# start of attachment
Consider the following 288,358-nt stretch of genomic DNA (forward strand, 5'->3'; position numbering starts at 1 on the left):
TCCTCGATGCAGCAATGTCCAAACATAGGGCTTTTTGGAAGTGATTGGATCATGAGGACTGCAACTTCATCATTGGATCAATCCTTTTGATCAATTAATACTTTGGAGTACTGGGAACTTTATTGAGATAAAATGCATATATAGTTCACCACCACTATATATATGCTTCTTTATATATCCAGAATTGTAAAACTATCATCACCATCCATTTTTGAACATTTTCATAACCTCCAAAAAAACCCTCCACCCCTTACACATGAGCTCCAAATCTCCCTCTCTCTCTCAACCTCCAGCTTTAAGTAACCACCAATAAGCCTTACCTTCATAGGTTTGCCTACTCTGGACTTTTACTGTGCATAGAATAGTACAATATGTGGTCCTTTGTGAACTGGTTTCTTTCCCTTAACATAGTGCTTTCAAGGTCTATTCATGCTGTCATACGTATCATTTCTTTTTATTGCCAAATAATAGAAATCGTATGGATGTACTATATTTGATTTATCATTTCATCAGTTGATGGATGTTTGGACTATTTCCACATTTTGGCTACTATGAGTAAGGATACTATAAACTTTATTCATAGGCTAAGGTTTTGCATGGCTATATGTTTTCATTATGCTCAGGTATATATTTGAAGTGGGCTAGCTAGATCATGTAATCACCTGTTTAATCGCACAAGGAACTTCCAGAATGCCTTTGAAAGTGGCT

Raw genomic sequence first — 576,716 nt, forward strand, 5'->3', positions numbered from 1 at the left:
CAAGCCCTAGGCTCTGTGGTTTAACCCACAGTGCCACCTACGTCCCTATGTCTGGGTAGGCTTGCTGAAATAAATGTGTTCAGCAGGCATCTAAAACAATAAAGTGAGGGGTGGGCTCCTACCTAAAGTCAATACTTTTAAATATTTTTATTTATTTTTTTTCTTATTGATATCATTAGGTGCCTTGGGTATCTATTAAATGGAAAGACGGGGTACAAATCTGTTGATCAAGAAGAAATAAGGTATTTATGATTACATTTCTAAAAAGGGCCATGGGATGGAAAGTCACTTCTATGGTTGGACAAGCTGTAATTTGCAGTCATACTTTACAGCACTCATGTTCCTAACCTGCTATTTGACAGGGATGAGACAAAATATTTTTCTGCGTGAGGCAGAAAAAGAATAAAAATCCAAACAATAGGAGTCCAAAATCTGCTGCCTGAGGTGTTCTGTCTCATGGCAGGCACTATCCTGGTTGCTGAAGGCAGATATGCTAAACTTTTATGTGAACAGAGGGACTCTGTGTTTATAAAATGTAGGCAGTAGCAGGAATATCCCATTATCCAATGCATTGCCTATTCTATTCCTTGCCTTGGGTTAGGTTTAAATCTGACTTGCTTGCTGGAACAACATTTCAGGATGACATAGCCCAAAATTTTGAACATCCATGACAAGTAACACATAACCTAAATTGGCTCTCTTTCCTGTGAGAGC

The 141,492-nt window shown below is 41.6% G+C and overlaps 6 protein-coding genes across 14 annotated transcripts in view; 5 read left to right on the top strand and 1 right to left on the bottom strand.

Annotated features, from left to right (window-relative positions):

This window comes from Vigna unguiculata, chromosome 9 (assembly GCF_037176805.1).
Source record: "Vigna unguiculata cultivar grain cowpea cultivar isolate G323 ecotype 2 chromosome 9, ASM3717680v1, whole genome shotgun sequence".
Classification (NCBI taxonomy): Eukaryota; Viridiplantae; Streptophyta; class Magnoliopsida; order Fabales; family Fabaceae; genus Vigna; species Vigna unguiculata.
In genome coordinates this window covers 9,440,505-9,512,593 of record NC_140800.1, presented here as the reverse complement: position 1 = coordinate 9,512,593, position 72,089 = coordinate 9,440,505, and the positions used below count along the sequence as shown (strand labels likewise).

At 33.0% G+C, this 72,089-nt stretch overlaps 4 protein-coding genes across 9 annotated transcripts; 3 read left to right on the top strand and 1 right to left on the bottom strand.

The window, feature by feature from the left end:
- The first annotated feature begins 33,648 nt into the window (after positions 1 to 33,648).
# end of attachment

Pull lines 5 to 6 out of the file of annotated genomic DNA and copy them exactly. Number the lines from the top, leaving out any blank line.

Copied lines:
The 141,492-nt window shown below is 41.6% G+C and overlaps 6 protein-coding genes across 14 annotated transcripts in view; 5 read left to right on the top strand and 1 right to left on the bottom strand.

Annotated features, from left to right (window-relative positions):